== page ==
Why the US has lifted its 20 year trade ban on Sudan

US Secretary of State Rex Tillerson

WASHINGTON – The US State Department has announced the lifting of long-standing economic sanctions against Sudan, saying the East African nation has cooperated with American counter-terrorism efforts and improved its adherence to a ceasefire with Sudanese rebels.

“Today, the United States decided to revoke economic sanctions with respect to Sudan and the Government of Sudan… in recognition of the Government of Sudan’s sustained positive actions to maintain a cessation of hostilities in conflict areas in Sudan,” said Heather Nauert, State Department Spokesperson, also citing improved humanitarian access throughout Sudan, and counter-terrorism cooperation.

The move comes after a provisional order by President Obama earlier this year allowing for the lifting of sanctions after an official inter-agency review process. Obama’s administration had led months of talks with the Sudanese government offering to lift the sanctions and improve trade ties provided that the Sudanese cooperate on South Sudanese peace talks, counter-terrorism and easing humanitarian access restrictions.

According to Nauert, the revocation will be effective from October 12, 2017.

Rex Tillerson, the US Secretary of State, explained in a more detailed report accompanying the announcement that Sudan had refrained from launching military offensives during the last nine months. “This restraint stands in contrast to past behavior, such as the major Sudanese Armed Forces (SAF) military campaign that targeted the Jebel Marra area in late 2015 and early 2016 and the dry season offensives that the SAF launched annually in South Kordofan and Blue Nile states since the conflict in these states began in 2011,” he added.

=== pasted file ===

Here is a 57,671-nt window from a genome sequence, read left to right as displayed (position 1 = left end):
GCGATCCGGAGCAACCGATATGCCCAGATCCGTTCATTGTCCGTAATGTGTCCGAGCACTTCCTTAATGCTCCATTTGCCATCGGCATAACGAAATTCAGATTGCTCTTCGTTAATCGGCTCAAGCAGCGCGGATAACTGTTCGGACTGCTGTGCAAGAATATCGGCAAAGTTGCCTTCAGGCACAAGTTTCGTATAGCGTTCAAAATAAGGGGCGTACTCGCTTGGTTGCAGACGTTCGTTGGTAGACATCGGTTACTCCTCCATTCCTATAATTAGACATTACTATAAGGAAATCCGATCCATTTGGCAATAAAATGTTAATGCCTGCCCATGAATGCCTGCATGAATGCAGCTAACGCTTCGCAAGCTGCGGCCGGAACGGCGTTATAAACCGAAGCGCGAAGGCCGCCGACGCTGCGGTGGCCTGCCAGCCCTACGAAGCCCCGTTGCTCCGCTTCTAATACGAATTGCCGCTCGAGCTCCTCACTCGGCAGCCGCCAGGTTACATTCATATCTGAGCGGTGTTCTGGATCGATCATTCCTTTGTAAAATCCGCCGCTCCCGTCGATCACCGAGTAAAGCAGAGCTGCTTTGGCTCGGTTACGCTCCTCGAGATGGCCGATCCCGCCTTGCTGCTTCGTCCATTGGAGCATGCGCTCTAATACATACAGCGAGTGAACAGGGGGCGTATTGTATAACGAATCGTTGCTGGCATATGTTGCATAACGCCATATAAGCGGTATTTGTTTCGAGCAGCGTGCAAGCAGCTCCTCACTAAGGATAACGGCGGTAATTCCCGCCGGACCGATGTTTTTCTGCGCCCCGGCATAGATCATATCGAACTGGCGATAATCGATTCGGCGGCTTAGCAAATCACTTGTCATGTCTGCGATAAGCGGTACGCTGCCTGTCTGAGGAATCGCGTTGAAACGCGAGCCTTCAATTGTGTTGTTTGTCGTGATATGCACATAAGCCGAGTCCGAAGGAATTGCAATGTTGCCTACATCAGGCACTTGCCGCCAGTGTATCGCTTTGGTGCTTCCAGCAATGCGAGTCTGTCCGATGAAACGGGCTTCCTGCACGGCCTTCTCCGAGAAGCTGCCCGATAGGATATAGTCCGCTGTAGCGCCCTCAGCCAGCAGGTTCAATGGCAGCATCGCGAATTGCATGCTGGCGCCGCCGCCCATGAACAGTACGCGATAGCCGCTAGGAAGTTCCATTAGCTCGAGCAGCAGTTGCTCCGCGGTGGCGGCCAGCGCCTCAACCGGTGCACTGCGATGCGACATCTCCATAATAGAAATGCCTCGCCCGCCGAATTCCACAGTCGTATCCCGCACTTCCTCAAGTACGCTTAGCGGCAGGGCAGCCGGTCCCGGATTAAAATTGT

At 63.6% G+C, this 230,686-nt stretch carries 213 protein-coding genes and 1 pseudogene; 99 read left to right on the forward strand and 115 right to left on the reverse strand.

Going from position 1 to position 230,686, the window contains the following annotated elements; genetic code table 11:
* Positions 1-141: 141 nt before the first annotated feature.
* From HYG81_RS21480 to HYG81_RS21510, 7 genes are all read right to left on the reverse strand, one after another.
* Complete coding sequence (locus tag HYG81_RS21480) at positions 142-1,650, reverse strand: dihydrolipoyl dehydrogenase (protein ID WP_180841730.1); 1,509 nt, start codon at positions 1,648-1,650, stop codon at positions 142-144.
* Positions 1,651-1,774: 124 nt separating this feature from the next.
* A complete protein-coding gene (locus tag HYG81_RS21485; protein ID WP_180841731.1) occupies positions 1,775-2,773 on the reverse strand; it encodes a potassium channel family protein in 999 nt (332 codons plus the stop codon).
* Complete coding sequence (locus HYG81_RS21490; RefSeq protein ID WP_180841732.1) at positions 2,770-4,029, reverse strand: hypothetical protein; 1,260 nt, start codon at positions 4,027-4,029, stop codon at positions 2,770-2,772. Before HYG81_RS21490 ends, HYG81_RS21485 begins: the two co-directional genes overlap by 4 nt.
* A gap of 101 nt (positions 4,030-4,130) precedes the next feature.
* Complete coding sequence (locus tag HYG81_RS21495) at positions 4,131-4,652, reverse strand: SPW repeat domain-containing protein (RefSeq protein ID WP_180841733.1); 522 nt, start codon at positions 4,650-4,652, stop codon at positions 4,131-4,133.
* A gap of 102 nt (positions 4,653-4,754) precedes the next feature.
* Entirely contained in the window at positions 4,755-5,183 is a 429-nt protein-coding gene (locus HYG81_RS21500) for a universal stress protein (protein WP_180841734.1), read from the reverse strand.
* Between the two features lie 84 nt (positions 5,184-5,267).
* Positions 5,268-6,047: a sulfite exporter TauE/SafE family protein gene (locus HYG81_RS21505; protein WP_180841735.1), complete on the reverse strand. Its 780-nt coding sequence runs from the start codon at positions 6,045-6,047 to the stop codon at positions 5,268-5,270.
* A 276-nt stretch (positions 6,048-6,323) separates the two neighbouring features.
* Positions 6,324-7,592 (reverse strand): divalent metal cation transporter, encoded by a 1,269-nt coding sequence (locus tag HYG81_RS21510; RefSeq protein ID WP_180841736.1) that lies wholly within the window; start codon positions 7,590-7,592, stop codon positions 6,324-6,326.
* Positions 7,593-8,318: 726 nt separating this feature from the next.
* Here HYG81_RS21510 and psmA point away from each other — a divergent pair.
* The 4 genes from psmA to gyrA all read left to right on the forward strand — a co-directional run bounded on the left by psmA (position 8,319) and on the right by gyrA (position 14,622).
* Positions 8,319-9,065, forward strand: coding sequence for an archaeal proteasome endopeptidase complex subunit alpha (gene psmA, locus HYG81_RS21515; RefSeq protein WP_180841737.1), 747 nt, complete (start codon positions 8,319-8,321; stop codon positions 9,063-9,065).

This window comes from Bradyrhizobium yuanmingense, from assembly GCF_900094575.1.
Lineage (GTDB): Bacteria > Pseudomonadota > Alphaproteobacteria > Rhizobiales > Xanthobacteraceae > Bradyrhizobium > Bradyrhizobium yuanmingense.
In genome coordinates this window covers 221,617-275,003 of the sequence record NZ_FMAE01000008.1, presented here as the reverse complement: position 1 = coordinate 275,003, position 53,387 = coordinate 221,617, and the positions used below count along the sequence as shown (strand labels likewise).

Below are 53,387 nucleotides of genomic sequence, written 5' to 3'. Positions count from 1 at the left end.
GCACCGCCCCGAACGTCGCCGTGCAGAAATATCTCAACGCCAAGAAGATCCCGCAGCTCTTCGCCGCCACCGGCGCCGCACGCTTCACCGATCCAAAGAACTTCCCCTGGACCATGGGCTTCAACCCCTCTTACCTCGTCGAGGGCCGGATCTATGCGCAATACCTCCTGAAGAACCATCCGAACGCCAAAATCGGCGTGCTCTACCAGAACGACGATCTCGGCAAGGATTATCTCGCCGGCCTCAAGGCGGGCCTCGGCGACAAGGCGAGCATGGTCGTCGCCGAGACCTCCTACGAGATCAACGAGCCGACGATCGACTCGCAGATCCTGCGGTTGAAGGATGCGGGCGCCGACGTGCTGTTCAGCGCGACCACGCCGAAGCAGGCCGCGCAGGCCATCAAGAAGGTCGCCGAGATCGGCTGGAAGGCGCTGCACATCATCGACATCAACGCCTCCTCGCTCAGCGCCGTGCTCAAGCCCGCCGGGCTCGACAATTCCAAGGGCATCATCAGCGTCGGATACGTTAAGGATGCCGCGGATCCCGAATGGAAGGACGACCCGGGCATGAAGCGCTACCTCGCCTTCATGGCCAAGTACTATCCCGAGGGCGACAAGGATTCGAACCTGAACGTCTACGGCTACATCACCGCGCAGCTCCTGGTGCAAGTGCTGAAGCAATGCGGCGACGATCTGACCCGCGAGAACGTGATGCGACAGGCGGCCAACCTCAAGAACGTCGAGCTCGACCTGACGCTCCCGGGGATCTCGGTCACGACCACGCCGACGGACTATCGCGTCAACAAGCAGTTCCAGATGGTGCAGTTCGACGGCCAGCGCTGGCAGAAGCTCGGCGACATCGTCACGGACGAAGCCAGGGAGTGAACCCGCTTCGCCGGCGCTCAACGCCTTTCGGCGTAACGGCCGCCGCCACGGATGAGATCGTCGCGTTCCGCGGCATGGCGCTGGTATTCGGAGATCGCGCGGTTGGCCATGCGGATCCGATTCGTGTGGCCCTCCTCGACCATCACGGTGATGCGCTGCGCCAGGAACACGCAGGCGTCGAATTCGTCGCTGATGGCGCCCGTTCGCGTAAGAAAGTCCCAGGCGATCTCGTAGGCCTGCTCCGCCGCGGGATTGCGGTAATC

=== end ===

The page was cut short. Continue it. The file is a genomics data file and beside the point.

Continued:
“In this reporting period, we have no confirmed evidence that the GOS (Government of Sudan), including the security forces under its command or control, initiated offensive military operations. Furthermore, there have been no confirmed reports of GOS aerial bombardments – a trademark of GOS offensives in previous years.”

The top US diplomat added that Sudan’s government has helped in combatting terrorist groups in North Africa, saying that it worked to counter terrorists’ attempts to transit Sudanese territory. “The Sudanese government’s actions against terrorists have been notable, significant, and have contributed to advancing U.S. CT objectives and the global fight against terrorism,” said Tillerson.

Regarding South Sudan, Tillerson said that Sudan has urged a peaceful resolution of the internal conflict in that country. “While certain opposition actors were present at times in Khartoum, and low-level contacts continued with SPLM-In Opposition (SPLM-IO) groups within Sudan, we do not assess that Sudan provided any significant arms or other material support to opposition groups operating and engaging in conflict in South Sudan. This stands in contrast to earlier years of the conflict where credible reports indicated that the GOS (Government of Sudan) provided significant arms and material support to opposition forces,” he said.

“Even as the conflict worsened in South Sudan during the reporting period, this was a result of the actions of the warring South Sudanese parties and not related to action by the GOS (Government of Sudan).”

Sanctions against Sudan, which began under President Bill Clinton and were intensified under George W. Bush, had left Sudan isolated from much of the global financial system, and also limited Western investment in areas fields agriculture, medicine, and tourism.

However, the State Department noted in its announcement that there is more room for improvement in bilateral ties with Sudan. “Any further normalization of ties will require continued progress,” Nauert said.


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